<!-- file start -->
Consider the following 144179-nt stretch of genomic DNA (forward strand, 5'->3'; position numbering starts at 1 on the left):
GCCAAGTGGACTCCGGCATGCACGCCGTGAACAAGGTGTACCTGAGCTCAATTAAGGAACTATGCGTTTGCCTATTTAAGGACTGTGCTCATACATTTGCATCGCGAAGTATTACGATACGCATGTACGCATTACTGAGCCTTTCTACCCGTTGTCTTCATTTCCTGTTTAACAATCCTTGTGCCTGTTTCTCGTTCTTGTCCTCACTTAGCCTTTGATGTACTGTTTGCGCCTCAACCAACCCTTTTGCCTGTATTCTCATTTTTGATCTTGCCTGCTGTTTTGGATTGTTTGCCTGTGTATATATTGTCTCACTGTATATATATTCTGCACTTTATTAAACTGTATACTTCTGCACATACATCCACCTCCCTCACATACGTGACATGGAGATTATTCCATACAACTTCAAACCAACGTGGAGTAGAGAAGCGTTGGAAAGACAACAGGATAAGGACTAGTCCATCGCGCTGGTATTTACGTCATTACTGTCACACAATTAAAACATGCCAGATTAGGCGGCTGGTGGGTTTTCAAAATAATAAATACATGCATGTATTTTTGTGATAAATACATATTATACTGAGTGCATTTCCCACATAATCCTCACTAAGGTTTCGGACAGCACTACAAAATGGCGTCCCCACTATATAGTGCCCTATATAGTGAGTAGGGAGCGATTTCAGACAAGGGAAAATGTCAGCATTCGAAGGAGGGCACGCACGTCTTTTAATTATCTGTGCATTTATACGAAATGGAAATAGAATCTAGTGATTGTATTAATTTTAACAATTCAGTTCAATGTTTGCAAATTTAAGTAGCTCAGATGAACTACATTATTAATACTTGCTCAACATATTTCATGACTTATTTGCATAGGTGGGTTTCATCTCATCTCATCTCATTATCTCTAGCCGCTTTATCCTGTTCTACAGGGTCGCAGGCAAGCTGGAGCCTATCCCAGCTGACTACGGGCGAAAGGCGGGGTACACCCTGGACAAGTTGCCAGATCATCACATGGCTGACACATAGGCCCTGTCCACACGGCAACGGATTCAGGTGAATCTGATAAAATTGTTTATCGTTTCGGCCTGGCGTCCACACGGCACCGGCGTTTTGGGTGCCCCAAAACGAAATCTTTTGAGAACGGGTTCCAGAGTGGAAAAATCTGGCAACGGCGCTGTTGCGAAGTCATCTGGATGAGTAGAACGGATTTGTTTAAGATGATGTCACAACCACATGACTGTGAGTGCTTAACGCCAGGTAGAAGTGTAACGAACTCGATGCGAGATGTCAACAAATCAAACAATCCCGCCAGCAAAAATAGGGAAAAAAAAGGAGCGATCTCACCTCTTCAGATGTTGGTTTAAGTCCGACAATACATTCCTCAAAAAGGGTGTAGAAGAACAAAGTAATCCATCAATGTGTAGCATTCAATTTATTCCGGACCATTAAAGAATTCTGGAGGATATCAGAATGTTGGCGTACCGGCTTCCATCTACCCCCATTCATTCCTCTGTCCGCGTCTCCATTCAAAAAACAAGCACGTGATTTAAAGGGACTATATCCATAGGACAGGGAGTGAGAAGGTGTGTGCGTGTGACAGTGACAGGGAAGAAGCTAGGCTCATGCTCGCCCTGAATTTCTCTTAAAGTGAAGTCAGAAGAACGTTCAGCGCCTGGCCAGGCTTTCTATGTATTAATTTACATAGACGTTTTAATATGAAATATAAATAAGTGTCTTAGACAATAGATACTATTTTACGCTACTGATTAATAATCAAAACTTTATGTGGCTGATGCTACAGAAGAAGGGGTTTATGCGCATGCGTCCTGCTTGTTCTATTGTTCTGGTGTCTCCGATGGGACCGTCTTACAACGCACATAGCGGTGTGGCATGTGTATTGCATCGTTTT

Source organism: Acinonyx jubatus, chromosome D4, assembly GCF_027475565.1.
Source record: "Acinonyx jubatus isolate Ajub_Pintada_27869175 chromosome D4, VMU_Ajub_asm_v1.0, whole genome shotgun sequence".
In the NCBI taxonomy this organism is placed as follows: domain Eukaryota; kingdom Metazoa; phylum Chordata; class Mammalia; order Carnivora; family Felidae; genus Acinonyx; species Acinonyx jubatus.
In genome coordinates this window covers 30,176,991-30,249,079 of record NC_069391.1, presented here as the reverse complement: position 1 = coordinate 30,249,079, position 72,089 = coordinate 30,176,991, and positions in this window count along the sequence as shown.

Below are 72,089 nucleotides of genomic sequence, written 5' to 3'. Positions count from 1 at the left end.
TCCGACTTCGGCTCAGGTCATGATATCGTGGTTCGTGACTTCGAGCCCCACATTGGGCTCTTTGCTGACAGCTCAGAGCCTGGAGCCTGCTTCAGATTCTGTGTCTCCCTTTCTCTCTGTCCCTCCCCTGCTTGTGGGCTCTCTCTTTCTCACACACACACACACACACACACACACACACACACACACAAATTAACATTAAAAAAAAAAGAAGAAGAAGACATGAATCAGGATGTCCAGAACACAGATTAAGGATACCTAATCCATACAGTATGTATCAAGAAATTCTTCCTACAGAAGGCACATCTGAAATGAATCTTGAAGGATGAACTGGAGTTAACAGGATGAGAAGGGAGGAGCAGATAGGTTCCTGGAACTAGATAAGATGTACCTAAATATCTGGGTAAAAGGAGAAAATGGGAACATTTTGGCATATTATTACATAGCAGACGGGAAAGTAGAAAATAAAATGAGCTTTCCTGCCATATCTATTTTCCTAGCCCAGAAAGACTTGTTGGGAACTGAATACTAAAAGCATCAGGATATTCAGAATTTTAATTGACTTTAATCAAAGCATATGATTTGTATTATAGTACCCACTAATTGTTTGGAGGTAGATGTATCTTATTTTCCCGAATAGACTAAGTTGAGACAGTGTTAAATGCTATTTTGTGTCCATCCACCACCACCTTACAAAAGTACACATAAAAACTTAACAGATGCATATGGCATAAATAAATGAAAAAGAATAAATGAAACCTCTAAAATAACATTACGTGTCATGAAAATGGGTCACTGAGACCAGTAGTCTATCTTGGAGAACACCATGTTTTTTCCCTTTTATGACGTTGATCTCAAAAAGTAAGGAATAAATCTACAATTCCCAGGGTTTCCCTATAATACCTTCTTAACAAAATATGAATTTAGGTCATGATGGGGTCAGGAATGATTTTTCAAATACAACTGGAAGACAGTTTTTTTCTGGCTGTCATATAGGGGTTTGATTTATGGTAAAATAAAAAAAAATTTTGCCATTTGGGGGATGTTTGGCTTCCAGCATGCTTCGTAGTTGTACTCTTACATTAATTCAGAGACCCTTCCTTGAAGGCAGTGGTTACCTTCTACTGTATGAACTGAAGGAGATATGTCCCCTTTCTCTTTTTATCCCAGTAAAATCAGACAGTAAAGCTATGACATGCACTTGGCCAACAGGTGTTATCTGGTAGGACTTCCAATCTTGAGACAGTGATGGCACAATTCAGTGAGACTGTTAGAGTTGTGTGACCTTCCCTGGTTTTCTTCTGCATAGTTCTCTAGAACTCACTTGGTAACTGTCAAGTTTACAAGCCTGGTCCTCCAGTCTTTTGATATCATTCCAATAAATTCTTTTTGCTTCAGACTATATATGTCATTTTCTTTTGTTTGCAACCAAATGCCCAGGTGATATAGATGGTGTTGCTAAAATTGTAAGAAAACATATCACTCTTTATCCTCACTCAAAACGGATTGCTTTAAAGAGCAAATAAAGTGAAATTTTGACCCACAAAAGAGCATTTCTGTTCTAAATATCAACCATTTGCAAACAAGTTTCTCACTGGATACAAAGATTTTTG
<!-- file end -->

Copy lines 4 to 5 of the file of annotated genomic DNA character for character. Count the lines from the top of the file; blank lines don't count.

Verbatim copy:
Source record: "Acinonyx jubatus isolate Ajub_Pintada_27869175 chromosome D4, VMU_Ajub_asm_v1.0, whole genome shotgun sequence".
In the NCBI taxonomy this organism is placed as follows: domain Eukaryota; kingdom Metazoa; phylum Chordata; class Mammalia; order Carnivora; family Felidae; genus Acinonyx; species Acinonyx jubatus.